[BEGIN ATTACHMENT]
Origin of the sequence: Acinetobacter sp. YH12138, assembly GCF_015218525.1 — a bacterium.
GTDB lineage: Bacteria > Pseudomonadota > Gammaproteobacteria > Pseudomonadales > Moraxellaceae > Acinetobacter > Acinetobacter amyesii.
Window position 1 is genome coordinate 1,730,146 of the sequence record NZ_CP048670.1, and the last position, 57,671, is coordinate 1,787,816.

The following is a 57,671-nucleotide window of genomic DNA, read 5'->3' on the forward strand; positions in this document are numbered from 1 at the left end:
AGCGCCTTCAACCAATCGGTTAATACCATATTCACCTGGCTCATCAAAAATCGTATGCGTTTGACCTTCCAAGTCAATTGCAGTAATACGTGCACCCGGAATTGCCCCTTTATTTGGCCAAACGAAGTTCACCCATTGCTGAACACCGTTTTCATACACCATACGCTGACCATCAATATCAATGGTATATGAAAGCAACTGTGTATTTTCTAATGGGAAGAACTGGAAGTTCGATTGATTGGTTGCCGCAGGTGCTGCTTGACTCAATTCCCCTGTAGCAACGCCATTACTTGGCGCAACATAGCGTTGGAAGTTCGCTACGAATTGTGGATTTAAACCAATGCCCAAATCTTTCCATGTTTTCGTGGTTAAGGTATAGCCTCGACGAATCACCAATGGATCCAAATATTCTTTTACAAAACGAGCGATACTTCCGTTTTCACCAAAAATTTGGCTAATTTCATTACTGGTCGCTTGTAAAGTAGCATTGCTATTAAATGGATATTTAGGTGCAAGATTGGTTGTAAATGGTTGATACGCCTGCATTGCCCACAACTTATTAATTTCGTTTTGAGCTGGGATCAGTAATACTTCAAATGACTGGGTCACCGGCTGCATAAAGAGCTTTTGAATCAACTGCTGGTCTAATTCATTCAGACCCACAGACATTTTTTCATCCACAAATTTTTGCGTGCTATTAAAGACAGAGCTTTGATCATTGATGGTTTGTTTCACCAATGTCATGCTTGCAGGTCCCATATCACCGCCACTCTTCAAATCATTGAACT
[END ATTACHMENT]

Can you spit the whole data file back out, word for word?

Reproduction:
Origin of the sequence: Acinetobacter sp. YH12138, assembly GCF_015218525.1 — a bacterium.
GTDB lineage: Bacteria > Pseudomonadota > Gammaproteobacteria > Pseudomonadales > Moraxellaceae > Acinetobacter > Acinetobacter amyesii.
Window position 1 is genome coordinate 1,730,146 of the sequence record NZ_CP048670.1, and the last position, 57,671, is coordinate 1,787,816.

The following is a 57,671-nucleotide window of genomic DNA, read 5'->3' on the forward strand; positions in this document are numbered from 1 at the left end:
AGCGCCTTCAACCAATCGGTTAATACCATATTCACCTGGCTCATCAAAAATCGTATGCGTTTGACCTTCCAAGTCAATTGCAGTAATACGTGCACCCGGAATTGCCCCTTTATTTGGCCAAACGAAGTTCACCCATTGCTGAACACCGTTTTCATACACCATACGCTGACCATCAATATCAATGGTATATGAAAGCAACTGTGTATTTTCTAATGGGAAGAACTGGAAGTTCGATTGATTGGTTGCCGCAGGTGCTGCTTGACTCAATTCCCCTGTAGCAACGCCATTACTTGGCGCAACATAGCGTTGGAAGTTCGCTACGAATTGTGGATTTAAACCAATGCCCAAATCTTTCCATGTTTTCGTGGTTAAGGTATAGCCTCGACGAATCACCAATGGATCCAAATATTCTTTTACAAAACGAGCGATACTTCCGTTTTCACCAAAAATTTGGCTAATTTCATTACTGGTCGCTTGTAAAGTAGCATTGCTATTAAATGGATATTTAGGTGCAAGATTGGTTGTAAATGGTTGATACGCCTGCATTGCCCACAACTTATTAATTTCGTTTTGAGCTGGGATCAGTAATACTTCAAATGACTGGGTCACCGGCTGCATAAAGAGCTTTTGAATCAACTGCTGGTCTAATTCATTCAGACCCACAGACATTTTTTCATCCACAAATTTTTGCGTGCTATTAAAGACAGAGCTTTGATCATTGATGGTTTGTTTCACCAATGTCATGCTTGCAGGTCCCATATCACCGCCACTCTTCAAATCATTGAACT